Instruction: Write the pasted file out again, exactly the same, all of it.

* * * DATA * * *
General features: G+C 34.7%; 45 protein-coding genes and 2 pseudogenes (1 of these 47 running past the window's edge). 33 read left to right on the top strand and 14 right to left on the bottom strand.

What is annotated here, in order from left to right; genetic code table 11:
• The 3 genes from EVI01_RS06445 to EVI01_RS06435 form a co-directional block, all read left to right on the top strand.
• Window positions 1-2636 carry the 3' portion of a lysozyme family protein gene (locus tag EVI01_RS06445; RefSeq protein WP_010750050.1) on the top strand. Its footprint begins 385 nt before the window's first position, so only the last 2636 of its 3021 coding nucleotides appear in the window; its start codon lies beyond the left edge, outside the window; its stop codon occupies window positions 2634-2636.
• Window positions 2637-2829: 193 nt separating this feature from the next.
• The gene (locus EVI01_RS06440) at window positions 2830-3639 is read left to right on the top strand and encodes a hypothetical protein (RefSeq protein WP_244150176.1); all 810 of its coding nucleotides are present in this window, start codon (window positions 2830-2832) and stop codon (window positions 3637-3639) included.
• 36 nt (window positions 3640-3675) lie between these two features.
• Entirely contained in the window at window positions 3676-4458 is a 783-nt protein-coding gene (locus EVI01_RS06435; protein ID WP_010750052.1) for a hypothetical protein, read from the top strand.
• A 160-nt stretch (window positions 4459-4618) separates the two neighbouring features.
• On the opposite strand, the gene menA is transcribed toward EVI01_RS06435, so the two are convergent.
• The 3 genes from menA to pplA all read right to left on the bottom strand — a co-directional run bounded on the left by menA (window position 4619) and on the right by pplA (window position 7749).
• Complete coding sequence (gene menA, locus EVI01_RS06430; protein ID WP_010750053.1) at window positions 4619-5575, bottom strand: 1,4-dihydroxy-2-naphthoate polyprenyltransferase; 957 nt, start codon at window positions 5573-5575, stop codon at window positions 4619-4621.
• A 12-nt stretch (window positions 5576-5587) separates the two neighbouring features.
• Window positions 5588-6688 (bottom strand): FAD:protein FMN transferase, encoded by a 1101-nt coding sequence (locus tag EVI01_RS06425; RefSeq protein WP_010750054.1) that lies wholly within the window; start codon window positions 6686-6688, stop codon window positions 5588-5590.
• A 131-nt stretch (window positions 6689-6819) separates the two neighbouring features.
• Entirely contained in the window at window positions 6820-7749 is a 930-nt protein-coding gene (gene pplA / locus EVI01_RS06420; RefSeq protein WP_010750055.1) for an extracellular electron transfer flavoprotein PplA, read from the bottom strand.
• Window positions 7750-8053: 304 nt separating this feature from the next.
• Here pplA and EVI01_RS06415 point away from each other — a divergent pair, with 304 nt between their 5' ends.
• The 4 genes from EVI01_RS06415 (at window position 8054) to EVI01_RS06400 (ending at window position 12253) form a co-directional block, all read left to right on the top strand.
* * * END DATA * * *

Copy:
General features: G+C 34.7%; 45 protein-coding genes and 2 pseudogenes (1 of these 47 running past the window's edge). 33 read left to right on the top strand and 14 right to left on the bottom strand.

What is annotated here, in order from left to right; genetic code table 11:
• The 3 genes from EVI01_RS06445 to EVI01_RS06435 form a co-directional block, all read left to right on the top strand.
• Window positions 1-2636 carry the 3' portion of a lysozyme family protein gene (locus tag EVI01_RS06445; RefSeq protein WP_010750050.1) on the top strand. Its footprint begins 385 nt before the window's first position, so only the last 2636 of its 3021 coding nucleotides appear in the window; its start codon lies beyond the left edge, outside the window; its stop codon occupies window positions 2634-2636.
• Window positions 2637-2829: 193 nt separating this feature from the next.
• The gene (locus EVI01_RS06440) at window positions 2830-3639 is read left to right on the top strand and encodes a hypothetical protein (RefSeq protein WP_244150176.1); all 810 of its coding nucleotides are present in this window, start codon (window positions 2830-2832) and stop codon (window positions 3637-3639) included.
• 36 nt (window positions 3640-3675) lie between these two features.
• Entirely contained in the window at window positions 3676-4458 is a 783-nt protein-coding gene (locus EVI01_RS06435; protein ID WP_010750052.1) for a hypothetical protein, read from the top strand.
• A 160-nt stretch (window positions 4459-4618) separates the two neighbouring features.
• On the opposite strand, the gene menA is transcribed toward EVI01_RS06435, so the two are convergent.
• The 3 genes from menA to pplA all read right to left on the bottom strand — a co-directional run bounded on the left by menA (window position 4619) and on the right by pplA (window position 7749).
• Complete coding sequence (gene menA, locus EVI01_RS06430; protein ID WP_010750053.1) at window positions 4619-5575, bottom strand: 1,4-dihydroxy-2-naphthoate polyprenyltransferase; 957 nt, start codon at window positions 5573-5575, stop codon at window positions 4619-4621.
• A 12-nt stretch (window positions 5576-5587) separates the two neighbouring features.
• Window positions 5588-6688 (bottom strand): FAD:protein FMN transferase, encoded by a 1101-nt coding sequence (locus tag EVI01_RS06425; RefSeq protein WP_010750054.1) that lies wholly within the window; start codon window positions 6686-6688, stop codon window positions 5588-5590.
• A 131-nt stretch (window positions 6689-6819) separates the two neighbouring features.
• Entirely contained in the window at window positions 6820-7749 is a 930-nt protein-coding gene (gene pplA / locus EVI01_RS06420; RefSeq protein WP_010750055.1) for an extracellular electron transfer flavoprotein PplA, read from the bottom strand.
• Window positions 7750-8053: 304 nt separating this feature from the next.
• Here pplA and EVI01_RS06415 point away from each other — a divergent pair, with 304 nt between their 5' ends.
• The 4 genes from EVI01_RS06415 (at window position 8054) to EVI01_RS06400 (ending at window position 12253) form a co-directional block, all read left to right on the top strand.